The Tories are facing a crushing defeat in the Corby by-election next month, according to a new poll by a Conservative grandee.
Polling by former deputy party chairman Lord Ashcroft puts Labour 22 points ahead with just weeks to go before the vote, due on November 15.
Retaking the seat by the projected 54% to 32% margin would represent a 13-point swing back to Labour - enough for a significant Commons majority, if repeated at the general election.
But there was some hope that the Tories could still regain some ground by 2015 because the results showed Labour is still not trusted to run the economy.
The Corby and East Northamptonshire by-election was forced by Louise Mensch's decision to quit and move to the US with her family. She only won in 2010 by a 1,951 majority.
Writs are also being moved in the Commons for by-elections in Manchester Central and Cardiff South and Penarth on the same day, to coincide with the election of local police commissioners.
These seats were vacated by Labour MPs Tony Lloyd and Alun Michael so that they can contest the first directly-elected police oversight positions.
Lord Ashcroft's previous opinion poll in Corby put Labour ahead by 15 points. He said the latest findings show the advantage is now "entrenched".
Half of those who intend to switch their support away from the Tories say it is because they are "not happy with what the Conservatives are doing in government", the survey suggested.
More than a quarter of defectors say they will "almost certainly or definitely" not switch back in the 2015 general election, though more than half have not ruled out the prospect.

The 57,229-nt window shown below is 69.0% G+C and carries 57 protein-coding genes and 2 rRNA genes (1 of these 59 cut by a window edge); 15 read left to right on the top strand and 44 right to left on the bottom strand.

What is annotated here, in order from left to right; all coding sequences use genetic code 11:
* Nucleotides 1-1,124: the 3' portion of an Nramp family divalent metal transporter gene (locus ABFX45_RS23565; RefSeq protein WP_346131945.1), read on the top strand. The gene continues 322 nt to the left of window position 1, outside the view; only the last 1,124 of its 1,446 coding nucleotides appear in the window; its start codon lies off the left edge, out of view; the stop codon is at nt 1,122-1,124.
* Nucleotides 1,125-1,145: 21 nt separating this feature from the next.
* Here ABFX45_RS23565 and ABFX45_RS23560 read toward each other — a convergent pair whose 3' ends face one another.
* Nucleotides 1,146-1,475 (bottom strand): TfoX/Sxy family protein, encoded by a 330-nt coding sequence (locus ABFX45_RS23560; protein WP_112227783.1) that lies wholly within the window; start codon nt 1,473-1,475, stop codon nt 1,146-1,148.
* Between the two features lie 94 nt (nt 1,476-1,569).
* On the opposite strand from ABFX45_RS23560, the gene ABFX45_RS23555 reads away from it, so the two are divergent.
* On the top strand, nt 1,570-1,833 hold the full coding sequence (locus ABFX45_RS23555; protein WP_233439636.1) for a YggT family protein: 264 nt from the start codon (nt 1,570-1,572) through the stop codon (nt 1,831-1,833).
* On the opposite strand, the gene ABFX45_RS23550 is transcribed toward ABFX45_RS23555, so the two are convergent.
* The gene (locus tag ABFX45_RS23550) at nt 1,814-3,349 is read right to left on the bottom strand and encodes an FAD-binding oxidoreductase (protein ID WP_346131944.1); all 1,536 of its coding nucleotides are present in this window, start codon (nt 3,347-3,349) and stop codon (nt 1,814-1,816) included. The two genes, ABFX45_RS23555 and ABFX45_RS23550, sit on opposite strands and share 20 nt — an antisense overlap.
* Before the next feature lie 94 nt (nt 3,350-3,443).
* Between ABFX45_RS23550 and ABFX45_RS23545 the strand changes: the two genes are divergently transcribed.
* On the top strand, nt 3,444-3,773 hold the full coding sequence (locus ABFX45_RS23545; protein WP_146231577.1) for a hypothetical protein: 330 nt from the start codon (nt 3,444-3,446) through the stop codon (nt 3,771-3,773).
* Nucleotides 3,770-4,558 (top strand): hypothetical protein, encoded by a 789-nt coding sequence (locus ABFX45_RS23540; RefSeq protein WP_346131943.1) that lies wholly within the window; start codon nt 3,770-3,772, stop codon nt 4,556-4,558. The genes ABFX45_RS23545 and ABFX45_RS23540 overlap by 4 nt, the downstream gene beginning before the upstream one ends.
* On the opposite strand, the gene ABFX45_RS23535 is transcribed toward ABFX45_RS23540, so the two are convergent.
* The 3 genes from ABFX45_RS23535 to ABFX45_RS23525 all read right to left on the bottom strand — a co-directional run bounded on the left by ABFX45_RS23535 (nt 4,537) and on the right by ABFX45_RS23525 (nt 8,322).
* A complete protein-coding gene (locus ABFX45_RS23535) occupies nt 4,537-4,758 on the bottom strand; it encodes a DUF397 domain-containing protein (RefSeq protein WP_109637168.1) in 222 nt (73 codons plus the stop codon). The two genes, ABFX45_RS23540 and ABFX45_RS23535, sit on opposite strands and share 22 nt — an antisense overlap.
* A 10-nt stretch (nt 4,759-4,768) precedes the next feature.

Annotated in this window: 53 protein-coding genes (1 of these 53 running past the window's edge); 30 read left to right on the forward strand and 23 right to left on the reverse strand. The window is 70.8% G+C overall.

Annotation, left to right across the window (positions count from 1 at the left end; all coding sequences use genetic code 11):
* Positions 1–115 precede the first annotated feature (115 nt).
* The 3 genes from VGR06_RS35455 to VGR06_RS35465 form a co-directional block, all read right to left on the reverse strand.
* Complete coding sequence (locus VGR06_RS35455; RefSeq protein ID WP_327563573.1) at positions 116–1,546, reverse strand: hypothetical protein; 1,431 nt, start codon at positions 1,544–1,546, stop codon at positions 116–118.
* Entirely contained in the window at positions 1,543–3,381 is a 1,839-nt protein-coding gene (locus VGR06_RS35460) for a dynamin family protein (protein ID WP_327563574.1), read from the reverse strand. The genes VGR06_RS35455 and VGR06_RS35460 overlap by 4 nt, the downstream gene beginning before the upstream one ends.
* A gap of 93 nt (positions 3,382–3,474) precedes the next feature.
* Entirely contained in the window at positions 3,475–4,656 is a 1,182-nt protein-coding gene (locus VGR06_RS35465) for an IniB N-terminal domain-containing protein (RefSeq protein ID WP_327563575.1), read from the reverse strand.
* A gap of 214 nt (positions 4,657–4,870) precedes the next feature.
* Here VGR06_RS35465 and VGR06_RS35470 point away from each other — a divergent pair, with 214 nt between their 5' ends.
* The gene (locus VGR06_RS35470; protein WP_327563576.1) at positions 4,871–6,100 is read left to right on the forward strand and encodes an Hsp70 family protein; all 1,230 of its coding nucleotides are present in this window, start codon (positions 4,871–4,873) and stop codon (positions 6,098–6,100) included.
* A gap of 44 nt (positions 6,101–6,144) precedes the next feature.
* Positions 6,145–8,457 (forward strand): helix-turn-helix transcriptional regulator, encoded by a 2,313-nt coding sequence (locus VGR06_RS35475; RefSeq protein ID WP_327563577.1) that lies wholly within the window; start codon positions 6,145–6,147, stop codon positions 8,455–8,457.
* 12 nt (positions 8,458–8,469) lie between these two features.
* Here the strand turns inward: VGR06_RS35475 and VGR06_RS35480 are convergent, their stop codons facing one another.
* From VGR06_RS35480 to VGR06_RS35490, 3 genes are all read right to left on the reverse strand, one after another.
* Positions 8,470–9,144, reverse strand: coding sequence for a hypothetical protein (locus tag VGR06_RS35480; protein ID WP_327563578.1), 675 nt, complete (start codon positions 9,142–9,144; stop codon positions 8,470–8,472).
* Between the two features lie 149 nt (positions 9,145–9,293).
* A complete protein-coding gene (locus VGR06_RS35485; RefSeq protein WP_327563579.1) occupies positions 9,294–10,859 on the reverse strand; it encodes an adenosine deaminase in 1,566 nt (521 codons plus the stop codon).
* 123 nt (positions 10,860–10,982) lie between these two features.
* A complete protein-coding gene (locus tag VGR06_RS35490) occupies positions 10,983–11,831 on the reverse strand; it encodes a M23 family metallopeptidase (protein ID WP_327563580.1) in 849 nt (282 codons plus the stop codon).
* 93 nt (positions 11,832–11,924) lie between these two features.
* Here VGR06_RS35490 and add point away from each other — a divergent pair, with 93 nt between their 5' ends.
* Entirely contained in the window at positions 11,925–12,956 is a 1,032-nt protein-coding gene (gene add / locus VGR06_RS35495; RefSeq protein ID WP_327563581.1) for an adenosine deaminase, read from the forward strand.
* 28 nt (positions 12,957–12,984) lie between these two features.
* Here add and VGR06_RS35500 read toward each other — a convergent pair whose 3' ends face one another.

Only a quarter of those polled were satisfied with Prime Minister David Cameron's performance. However a quarter of the 54% planning to back Labour's candidate would rather see the Tory leader in Number 10 than Ed Miliband.
Despite continued pessimism about the economic recovery, the coalition is still trusted more on the economy - at 48% to 33% for Mr Miliband and his shadow chancellor Ed Balls.
Lord Ashcroft, writing on the ConservativeHome website, said the Tories may already have given up and decided to focus on future campaigns.
He said: "The 13-point swing to Labour is not on the same scale as those of Crewe & Nantwich in 2008 or Wirral South in 1997 - but it means a comfortable victory for the opposition and would mean a significant overall majority for Ed Miliband if repeated at a general election."
By-elections in Middlesbrough and Croydon North, following the recent deaths of Labour MPs Sir Stuart Bell and Malcolm Wicks, are expected to be held on a different date.